Over the last couple of years, we have focused extensively on the hardware required for training deep neural networks and other machine learning algorithms. Focal points have included the use of general purpose and specialized CPUs, GPUs, custom ASICs, and more recently, FPGAs.

As the battle to match the correct hardware devices for these training workloads continues, another has flared up on the deep learning inference side. Training neural networks has its own challenges that can be met with accelerators, but for inference, the efficiency, performance, and accuracy need to be in balance.

One developing area in inference is in the use of binarized neural networks (BNNs)—an approach that has implications on the low-precision side for both hardware and software. In a recent analysis of the use of BNNs to accelerate inference, deep learning chip maker, Nervana (now part of Intel), described the benefits with an emphasis on efficiency:

“BNNs use binary weights and activations for all computations. Floating point arithmetic underlies all computations in deep learning, including computing gradients, applying parameter updates, and calculating activations. These 32-bit floating point multiplications, however, are very expensive. In BNNs, floating point multiplications are supplanted with bitwise XNOR and left and right bit shifts…This is extremely attractive from a hardware perspective: binary operations can be implemented computationally efficiently at a low power cost.”

There are multiple ways this could be implemented from a hardware perspective, but low-precision capabilities are critical. Nervana’s own technology (which we described here) is one option, the low-precision capabilities in the newest Pascal GPUs is another, but FPGAs hold promise here as well. A new investigation into how FPGAs might fit the BNN bill has emerged from FPGA maker Xilinx researchers, along with research partners at the University of Sydney and the Norwegian University of Science and Technology.

“Binarized neural networks are gaining interest in the deep learning community due to their significantly lower computational and memory cost,” the FPGA researchers explain. “They are particularly well suited to reconfigurable logic devices, which contain an abundance of fine-grained compute resources and can result in smaller, lower power implementations, or conversely, in higher classification rates.” The team’s results, which are based on the Xilinx ADM-PCIE-8K5 show “very high image classification rates, minimal latency, and very high power efficiency can be achieved by mapping BNNs to FPGAs, even though improvements still may be made.”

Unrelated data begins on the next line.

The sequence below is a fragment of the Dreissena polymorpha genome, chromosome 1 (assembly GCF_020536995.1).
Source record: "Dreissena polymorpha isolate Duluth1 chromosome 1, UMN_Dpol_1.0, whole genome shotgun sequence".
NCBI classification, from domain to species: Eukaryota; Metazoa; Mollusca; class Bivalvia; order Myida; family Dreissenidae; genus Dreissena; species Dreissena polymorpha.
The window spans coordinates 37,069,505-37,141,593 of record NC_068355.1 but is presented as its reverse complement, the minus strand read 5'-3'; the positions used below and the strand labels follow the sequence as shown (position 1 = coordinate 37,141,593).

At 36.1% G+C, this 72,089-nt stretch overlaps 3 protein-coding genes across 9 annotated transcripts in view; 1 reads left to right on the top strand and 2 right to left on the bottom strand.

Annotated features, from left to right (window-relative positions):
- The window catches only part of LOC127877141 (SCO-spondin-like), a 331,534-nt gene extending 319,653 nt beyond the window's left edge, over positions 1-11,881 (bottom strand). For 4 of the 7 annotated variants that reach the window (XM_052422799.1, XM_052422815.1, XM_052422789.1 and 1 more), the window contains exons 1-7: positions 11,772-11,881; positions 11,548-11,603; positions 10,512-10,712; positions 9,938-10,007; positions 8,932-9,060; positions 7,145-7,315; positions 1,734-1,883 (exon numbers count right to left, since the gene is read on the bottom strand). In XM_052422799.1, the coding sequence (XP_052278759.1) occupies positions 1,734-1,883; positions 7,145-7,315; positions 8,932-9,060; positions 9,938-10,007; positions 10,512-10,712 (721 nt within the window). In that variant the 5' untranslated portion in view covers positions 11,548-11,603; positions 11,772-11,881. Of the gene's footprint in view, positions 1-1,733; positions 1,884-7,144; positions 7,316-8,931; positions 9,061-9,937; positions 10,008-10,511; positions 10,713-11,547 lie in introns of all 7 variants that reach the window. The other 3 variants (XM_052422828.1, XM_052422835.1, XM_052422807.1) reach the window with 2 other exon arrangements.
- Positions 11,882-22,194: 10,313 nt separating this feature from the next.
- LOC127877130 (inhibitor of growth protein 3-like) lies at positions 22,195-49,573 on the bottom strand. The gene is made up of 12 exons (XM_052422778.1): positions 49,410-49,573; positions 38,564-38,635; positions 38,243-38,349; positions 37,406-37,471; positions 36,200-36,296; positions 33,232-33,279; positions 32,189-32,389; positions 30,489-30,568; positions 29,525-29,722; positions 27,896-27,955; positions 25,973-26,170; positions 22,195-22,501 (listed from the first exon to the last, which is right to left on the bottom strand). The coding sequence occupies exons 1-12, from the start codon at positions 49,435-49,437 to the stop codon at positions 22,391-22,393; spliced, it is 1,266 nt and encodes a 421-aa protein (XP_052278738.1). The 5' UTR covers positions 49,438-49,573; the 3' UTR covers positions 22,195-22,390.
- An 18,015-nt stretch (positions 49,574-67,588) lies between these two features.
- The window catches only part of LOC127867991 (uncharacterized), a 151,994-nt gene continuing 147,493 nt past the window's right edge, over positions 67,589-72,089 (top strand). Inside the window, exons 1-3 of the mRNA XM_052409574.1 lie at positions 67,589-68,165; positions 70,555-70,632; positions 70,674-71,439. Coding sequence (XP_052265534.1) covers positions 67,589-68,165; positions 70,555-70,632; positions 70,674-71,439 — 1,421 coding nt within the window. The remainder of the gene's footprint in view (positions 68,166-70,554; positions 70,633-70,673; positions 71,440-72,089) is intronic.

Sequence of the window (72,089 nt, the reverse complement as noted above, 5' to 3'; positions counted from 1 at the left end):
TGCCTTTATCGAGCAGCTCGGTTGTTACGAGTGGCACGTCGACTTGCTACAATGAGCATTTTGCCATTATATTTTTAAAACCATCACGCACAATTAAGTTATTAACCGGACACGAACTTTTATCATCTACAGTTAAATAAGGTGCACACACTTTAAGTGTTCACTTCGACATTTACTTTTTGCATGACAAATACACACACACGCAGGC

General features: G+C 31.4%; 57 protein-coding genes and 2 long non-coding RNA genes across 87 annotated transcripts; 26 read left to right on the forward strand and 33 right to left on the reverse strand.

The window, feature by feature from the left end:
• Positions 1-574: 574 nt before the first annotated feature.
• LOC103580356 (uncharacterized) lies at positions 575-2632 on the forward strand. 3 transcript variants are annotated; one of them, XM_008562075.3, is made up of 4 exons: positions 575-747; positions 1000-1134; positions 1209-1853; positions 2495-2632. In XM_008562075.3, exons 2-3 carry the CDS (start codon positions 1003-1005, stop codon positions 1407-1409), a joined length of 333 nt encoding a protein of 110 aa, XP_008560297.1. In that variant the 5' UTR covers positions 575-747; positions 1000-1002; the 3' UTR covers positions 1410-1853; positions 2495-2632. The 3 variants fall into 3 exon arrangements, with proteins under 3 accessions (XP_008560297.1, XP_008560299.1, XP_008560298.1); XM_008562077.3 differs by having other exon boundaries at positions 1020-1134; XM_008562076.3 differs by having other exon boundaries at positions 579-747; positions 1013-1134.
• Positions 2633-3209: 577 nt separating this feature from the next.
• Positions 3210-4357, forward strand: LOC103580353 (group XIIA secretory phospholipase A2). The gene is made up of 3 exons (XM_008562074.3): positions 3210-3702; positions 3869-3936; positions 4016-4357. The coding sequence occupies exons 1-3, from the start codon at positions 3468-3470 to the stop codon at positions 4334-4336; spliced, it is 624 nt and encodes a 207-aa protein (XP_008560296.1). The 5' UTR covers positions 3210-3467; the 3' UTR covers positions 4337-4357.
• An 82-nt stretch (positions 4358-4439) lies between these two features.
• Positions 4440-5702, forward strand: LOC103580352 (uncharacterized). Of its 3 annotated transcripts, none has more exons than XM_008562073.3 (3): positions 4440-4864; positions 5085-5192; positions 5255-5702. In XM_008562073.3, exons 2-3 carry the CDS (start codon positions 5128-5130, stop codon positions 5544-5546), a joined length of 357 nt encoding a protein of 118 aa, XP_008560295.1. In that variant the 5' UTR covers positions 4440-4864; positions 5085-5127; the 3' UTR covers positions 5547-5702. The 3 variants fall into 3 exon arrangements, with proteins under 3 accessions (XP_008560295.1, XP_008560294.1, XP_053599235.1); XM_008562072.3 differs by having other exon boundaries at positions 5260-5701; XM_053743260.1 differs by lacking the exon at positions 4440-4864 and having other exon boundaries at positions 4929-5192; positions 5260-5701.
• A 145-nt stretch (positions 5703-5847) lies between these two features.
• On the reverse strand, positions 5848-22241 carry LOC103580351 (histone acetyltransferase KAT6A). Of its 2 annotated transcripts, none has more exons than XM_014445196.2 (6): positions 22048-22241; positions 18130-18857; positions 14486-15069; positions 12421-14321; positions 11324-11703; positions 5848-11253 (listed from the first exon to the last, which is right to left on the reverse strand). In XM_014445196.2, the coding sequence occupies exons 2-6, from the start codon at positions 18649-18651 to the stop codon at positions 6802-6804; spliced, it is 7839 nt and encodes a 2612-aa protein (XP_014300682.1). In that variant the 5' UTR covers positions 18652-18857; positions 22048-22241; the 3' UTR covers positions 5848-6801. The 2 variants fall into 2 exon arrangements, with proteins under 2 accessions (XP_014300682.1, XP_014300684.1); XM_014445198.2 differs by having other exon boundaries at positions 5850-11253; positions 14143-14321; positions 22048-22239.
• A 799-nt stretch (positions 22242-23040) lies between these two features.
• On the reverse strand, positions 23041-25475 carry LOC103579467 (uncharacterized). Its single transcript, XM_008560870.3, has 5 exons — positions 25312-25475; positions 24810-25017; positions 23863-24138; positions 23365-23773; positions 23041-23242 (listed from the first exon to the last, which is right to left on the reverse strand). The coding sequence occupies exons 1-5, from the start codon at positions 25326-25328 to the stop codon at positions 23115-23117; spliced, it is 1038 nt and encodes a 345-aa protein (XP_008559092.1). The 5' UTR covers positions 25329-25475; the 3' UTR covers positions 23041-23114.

“FPGAs have a much higher theoretical peak performance for binary operations compared to floating point, while the small memory footprint removes the off-chip memory bottleneck by keeping parameters on chip, even for large networks… BNNs are particularly appealing since they can be implemented almost entirely with binary operations, with the potential to attain performance in the teraops per second range on FPGAs.”

At the root of this work is a framework for efficient, scalable BNN inference on an FPGA the Xilinx researchers developed, called FINN. As they described in their initial paper, “FINN-generated accelerators can perform millions of classifications per second with sub-microsecond latency, thereby making them ideal for supporting real-time embedded applications, such as augmented reality, autonomous driving, and robotics.” The work done here fed into the more recent BNN research, which aims a more powerful FPGA at the BNN problem and tests it at greater scale and network complexity. While they were able to demonstrate positive results with the larger scale FINN FPGA effort for use in a datacenter environment (on deep learning inference applications), there are still some kinks, which once worked out, will lead to even greater inference efficiency.

While this research is promising, there are still areas where researchers see a need for further development. BRAM utilization across their experiments is not high, which will become an ever-larger problem as the scale of the problem size goes up. Further, as the team notes, “The downside to the high performance characteristics of BNNs is a small drop in accuracy, in comparison to floating point networks. Improving the accuracy for reduced precision CNNs is an active research area in the machine learning community and first evidence shows that accuracy can be improved by increasing network sizes.”

For those interested, the benchmarks for efficiency and performance are offered in detail, along with details about how the padding and network sizes have been tweaked to work well with datacenter-scale deep learning inference problems.

For background on binarized neural networks, there is an excellent presentation from NIPS 2016 from some of the leading researchers in this area here.